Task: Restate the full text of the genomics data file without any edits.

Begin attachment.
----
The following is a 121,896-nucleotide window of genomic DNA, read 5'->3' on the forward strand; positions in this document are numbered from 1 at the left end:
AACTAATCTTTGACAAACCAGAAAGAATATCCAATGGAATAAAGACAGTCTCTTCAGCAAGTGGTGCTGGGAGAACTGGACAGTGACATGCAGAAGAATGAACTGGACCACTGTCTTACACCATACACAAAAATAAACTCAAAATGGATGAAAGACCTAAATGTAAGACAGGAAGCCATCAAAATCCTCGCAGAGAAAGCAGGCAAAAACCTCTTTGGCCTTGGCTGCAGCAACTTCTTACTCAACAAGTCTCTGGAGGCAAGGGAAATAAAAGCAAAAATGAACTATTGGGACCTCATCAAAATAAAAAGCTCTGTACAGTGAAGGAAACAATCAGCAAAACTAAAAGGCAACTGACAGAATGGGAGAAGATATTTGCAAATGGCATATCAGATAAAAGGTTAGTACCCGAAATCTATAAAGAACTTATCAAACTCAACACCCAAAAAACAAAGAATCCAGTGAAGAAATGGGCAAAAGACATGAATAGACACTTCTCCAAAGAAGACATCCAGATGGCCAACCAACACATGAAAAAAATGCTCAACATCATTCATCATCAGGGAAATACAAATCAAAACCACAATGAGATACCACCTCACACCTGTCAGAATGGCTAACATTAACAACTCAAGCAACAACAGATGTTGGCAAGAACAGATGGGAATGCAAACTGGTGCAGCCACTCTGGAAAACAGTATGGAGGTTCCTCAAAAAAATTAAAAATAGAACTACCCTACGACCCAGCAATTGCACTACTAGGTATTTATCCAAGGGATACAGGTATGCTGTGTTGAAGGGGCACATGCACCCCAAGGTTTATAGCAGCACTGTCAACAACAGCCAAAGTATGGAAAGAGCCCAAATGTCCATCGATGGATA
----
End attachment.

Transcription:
The following is a 121,896-nucleotide window of genomic DNA, read 5'->3' on the forward strand; positions in this document are numbered from 1 at the left end:
AACTAATCTTTGACAAACCAGAAAGAATATCCAATGGAATAAAGACAGTCTCTTCAGCAAGTGGTGCTGGGAGAACTGGACAGTGACATGCAGAAGAATGAACTGGACCACTGTCTTACACCATACACAAAAATAAACTCAAAATGGATGAAAGACCTAAATGTAAGACAGGAAGCCATCAAAATCCTCGCAGAGAAAGCAGGCAAAAACCTCTTTGGCCTTGGCTGCAGCAACTTCTTACTCAACAAGTCTCTGGAGGCAAGGGAAATAAAAGCAAAAATGAACTATTGGGACCTCATCAAAATAAAAAGCTCTGTACAGTGAAGGAAACAATCAGCAAAACTAAAAGGCAACTGACAGAATGGGAGAAGATATTTGCAAATGGCATATCAGATAAAAGGTTAGTACCCGAAATCTATAAAGAACTTATCAAACTCAACACCCAAAAAACAAAGAATCCAGTGAAGAAATGGGCAAAAGACATGAATAGACACTTCTCCAAAGAAGACATCCAGATGGCCAACCAACACATGAAAAAAATGCTCAACATCATTCATCATCAGGGAAATACAAATCAAAACCACAATGAGATACCACCTCACACCTGTCAGAATGGCTAACATTAACAACTCAAGCAACAACAGATGTTGGCAAGAACAGATGGGAATGCAAACTGGTGCAGCCACTCTGGAAAACAGTATGGAGGTTCCTCAAAAAAATTAAAAATAGAACTACCCTACGACCCAGCAATTGCACTACTAGGTATTTATCCAAGGGATACAGGTATGCTGTGTTGAAGGGGCACATGCACCCCAAGGTTTATAGCAGCACTGTCAACAACAGCCAAAGTATGGAAAGAGCCCAAATGTCCATCGATGGATA